"Pending building owner permission, we expect to replace the defective equipment within a week," said an M1 spokesman.

He added that the telco will send another team to check for connection problems at nex.

Over the next two years, M1 will install new in-building technologies dubbed 4G small cells in busy buildings such as nex and Clementi Mall, as well as at MRT station platforms in Orchard Road, Raffles Place and Jurong East, to remedy the speed gaps. The telco has already installed 4G small cells at Paragon.

Singtel said the indoor mobile system at nex is shared with StarHub and M1. But it is in discussion with the mall's owner to complete network upgrade plans to improve mobile data connections there within the next two months.

Singtel added that services such as Dropbox connect to servers overseas, and "extend beyond the local mobile network". So, download speeds may not be consistent.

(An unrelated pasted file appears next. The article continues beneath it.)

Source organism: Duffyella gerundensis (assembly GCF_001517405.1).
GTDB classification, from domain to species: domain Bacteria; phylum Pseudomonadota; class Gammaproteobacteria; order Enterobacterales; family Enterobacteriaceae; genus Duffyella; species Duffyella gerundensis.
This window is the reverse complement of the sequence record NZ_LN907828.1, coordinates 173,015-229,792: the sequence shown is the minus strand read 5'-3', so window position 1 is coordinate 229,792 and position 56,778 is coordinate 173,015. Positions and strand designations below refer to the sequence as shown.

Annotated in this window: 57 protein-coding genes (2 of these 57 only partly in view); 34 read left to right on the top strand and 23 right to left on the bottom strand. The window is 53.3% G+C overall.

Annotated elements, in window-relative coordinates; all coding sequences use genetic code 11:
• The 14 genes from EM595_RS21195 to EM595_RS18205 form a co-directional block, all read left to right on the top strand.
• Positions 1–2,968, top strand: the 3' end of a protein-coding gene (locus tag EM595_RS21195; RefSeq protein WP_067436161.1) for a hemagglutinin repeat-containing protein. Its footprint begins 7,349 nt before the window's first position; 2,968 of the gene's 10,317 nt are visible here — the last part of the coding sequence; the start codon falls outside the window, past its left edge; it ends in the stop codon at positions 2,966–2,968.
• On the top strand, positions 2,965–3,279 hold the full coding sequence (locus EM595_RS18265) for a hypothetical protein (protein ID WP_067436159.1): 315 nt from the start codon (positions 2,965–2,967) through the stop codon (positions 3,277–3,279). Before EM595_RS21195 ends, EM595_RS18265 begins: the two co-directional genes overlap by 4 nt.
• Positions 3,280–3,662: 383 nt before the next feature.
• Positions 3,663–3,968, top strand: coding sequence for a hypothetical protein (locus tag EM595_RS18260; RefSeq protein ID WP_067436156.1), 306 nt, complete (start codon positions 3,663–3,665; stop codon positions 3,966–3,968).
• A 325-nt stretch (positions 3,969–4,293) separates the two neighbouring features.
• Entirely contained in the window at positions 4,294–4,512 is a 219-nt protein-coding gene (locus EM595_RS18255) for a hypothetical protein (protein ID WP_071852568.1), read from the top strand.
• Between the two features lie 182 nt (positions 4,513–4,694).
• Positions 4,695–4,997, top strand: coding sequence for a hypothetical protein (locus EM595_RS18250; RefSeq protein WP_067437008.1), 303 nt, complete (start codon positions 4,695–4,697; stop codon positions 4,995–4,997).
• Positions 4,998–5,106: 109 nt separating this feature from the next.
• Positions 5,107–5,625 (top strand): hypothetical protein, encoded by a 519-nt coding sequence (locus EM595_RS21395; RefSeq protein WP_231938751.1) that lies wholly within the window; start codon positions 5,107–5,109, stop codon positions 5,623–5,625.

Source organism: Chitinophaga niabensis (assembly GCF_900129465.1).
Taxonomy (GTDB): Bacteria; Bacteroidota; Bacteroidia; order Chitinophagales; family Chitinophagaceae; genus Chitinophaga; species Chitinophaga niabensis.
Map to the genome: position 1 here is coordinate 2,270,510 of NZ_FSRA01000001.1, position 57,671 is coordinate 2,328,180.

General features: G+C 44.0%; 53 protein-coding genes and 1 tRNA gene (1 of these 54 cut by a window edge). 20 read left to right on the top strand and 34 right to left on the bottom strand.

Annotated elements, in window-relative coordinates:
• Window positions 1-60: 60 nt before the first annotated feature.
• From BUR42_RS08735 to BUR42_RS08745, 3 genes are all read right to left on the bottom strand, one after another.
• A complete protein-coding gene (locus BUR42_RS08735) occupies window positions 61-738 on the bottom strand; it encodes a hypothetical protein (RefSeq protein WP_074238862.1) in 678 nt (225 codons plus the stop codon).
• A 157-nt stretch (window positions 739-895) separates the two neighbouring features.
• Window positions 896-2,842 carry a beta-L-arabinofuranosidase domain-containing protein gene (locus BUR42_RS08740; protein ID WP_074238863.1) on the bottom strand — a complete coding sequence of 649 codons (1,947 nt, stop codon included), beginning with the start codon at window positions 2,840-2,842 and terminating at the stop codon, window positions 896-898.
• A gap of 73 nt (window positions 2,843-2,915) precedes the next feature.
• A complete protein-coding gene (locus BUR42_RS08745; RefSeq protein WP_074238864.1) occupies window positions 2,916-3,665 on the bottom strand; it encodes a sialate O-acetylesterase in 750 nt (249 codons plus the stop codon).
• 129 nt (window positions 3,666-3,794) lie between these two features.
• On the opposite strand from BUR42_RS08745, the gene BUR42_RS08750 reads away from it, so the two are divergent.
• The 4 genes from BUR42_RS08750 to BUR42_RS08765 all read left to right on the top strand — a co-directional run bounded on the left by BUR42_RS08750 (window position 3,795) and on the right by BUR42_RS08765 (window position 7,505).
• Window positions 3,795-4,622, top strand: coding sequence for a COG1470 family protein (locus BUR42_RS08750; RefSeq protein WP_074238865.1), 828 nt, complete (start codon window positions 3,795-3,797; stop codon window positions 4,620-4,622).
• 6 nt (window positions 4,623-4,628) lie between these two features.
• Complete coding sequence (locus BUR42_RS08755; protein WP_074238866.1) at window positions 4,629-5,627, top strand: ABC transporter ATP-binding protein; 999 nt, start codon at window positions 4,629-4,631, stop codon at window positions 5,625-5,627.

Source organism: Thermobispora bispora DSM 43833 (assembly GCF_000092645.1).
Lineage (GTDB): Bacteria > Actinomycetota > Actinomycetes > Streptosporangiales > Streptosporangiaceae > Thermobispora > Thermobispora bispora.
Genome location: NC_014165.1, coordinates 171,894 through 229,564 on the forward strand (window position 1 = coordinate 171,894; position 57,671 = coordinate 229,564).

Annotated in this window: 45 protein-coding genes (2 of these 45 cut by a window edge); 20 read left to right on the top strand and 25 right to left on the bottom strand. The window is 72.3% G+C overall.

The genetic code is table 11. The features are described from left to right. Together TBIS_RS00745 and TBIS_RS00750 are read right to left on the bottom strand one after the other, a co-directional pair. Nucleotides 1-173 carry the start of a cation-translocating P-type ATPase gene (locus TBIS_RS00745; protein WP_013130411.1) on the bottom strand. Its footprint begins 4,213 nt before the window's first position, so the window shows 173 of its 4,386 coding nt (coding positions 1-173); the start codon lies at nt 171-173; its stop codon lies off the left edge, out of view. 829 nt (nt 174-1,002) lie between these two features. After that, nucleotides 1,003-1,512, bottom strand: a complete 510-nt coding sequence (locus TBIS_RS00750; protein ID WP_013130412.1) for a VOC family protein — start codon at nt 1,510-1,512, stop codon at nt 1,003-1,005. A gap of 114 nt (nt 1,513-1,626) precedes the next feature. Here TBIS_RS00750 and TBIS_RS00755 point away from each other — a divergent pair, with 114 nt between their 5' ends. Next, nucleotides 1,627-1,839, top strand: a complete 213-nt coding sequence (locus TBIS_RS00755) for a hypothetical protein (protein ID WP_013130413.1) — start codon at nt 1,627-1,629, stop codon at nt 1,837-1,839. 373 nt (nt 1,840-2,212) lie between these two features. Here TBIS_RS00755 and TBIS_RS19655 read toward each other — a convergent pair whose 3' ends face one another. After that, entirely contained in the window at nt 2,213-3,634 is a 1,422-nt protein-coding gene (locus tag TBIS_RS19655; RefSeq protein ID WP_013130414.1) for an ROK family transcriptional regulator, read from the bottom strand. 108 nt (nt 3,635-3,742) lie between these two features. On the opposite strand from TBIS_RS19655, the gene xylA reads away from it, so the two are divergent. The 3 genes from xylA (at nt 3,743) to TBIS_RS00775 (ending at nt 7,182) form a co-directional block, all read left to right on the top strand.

Last month, the Infocomm Development Authority (IDA) released findings showing 4G mobile users had been getting data download speeds of between 5.1 Mbps and 42.4 Mbps from all three telcos.

IDA, which collected data from 4,000 mobile users via a mobile app, said these speeds were "good enough" for social networking, video streaming and online gaming. Some blind spots - which IDA would not name - were also reported in Tampines.

Additional reporting by Sherwin Loh

A version of this article appeared in the print edition of The Straits Times on July 01, 2015, with the headline 'Mobile users' 4G woes'. Print Edition | Subscribe